Home' Trinidad and Tobago Guardian : December 27th 2014 Contents A52
Guardian www.guardian.co.tt Saturday, December 27, 2014
CHRISTCHURCH, New Zealand---Brendon
McCullum smashed 195, including the fastest
Test century by a New Zealander and became
the first Kiwi to score 1,000 Test runs in a
calendar year as he lifted his team to 429-7
at stumps Friday on the first day of the first
test against Sri Lanka.
The New Zealand captain reached the 11th
test century of his career from only 74 balls
with an outstanding display of power hitting
between lunch and tea, then went close to his
third double century in 2014 as New Zealand
took command of the first match of a two-
McCullum blasted 18 fours and 11 sixes in
an innings of 202 minutes and only 134 balls,
taking his tally of runs in nine tests this year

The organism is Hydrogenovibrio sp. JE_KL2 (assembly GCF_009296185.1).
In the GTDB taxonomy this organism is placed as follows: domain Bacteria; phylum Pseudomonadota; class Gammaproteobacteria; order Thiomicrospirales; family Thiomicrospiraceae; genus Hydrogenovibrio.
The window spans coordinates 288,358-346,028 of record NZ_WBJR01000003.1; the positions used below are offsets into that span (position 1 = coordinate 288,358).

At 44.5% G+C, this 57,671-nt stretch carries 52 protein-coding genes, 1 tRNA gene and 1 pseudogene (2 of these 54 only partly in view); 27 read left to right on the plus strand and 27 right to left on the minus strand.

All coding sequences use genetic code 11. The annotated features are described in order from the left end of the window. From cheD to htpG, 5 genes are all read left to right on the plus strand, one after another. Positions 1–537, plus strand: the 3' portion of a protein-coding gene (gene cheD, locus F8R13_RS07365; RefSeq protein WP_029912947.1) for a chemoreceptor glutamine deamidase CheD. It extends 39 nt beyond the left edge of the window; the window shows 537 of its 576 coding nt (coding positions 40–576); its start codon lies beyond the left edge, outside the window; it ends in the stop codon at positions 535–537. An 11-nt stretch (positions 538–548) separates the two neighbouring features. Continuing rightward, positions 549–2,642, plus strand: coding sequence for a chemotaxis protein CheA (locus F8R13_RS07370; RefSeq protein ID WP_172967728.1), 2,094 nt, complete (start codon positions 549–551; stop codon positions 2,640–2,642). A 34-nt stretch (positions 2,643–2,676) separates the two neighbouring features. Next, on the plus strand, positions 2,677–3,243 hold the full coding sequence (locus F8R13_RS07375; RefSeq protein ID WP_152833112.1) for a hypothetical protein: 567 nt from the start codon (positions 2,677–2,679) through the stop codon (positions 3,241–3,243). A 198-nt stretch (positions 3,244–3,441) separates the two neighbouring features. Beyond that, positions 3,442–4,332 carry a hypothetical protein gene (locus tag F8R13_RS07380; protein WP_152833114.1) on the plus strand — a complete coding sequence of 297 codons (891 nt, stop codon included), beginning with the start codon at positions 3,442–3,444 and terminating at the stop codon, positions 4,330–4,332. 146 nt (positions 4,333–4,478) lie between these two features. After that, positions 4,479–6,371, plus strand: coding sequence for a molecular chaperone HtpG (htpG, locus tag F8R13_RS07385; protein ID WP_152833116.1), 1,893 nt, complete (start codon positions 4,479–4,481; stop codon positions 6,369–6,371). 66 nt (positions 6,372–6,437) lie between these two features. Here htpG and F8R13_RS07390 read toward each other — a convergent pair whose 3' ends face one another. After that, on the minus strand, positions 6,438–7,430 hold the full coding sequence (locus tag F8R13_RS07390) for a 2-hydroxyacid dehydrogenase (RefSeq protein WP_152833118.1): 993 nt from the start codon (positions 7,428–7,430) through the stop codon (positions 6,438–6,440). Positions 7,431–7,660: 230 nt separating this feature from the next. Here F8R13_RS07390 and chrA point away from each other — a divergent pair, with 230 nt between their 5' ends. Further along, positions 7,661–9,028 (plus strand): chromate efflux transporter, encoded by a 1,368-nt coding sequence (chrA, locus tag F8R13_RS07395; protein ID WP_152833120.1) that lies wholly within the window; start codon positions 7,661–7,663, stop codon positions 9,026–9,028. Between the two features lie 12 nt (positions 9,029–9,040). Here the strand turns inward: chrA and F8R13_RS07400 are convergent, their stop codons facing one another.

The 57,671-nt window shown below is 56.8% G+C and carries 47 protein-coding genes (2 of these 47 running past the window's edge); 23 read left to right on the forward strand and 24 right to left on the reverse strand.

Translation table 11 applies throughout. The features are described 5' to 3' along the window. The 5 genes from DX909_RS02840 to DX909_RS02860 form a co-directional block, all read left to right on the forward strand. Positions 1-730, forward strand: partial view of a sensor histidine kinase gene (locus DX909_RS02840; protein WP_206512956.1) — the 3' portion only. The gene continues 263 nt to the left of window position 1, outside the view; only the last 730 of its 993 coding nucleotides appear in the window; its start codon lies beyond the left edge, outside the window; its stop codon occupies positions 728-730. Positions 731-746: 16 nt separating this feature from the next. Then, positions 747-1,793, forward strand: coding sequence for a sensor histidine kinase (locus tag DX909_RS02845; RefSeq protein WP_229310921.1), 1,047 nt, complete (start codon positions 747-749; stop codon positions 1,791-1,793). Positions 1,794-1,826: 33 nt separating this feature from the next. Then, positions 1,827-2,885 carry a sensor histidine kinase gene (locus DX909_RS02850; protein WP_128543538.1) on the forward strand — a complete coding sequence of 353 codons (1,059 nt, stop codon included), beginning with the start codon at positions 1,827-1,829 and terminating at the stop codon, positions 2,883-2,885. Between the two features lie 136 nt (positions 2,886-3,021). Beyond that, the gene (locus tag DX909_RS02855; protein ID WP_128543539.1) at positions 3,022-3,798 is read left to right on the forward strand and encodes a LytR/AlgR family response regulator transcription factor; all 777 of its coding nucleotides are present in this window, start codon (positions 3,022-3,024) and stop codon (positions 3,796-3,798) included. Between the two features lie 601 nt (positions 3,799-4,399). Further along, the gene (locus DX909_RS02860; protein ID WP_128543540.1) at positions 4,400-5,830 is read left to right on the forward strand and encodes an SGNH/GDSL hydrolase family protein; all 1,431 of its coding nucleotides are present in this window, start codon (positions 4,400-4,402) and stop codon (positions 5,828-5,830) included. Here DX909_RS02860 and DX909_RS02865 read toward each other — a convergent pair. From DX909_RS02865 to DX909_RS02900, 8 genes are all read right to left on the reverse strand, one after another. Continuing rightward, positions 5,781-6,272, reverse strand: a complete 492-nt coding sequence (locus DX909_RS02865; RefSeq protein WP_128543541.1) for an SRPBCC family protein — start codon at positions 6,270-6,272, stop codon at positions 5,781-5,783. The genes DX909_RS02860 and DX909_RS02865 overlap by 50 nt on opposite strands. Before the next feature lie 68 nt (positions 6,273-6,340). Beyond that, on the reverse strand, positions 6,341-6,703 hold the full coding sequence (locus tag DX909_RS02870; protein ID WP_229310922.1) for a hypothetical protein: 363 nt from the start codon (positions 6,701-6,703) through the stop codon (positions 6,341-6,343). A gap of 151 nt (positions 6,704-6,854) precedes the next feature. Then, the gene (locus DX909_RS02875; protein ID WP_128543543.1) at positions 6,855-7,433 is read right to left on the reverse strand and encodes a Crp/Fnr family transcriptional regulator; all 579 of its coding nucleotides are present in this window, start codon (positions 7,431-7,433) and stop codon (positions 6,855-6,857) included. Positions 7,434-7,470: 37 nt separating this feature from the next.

to 1,164 at an average of 72.75. He was out,
caught in the deep, chasing a six which would
have given him the fastest double century in
minutes in test history.
Don Bradman scored 200 in 214 minutes
against England at Leeds in 1930 to set that
mark; when McCullum was out in the 66th
over of New Zealand s innings on Friday, he
still had 12 minutes to eclipse it. McCullum
had already this year scored a double century
from 186 balls---the fourth fastest in history---
McCullum started the year with a double
century against India on February 6---New
Zealand s national holiday---and ended it ten
months and eight tests later with a century to
accompany his triple century and two double
The skipper was equally punishing on the
seam bowlers and Sri Lanka s only spinner,
Tharindu Kaushal, who had a torrid test debut,
conceding 159-1 from 22 overs. Kaushal had
the consolation of claiming McCullum s wicket,
caught by Dimuth Karunaratne.
Disappointingly for the visitors, Sri Lanka
won the toss Friday and unhesitatingly chose
to bowl first, naming a lineup which included
captain Angelo Mathews among four seamers.
The toss was thought to be influential because
Hagley Oval, venue of the opening match in
next year s World Cup and hosting a test match
for the first time, provided a green pitch which
was expected to provide pace, bounce and seam
McCullum admitted he also would have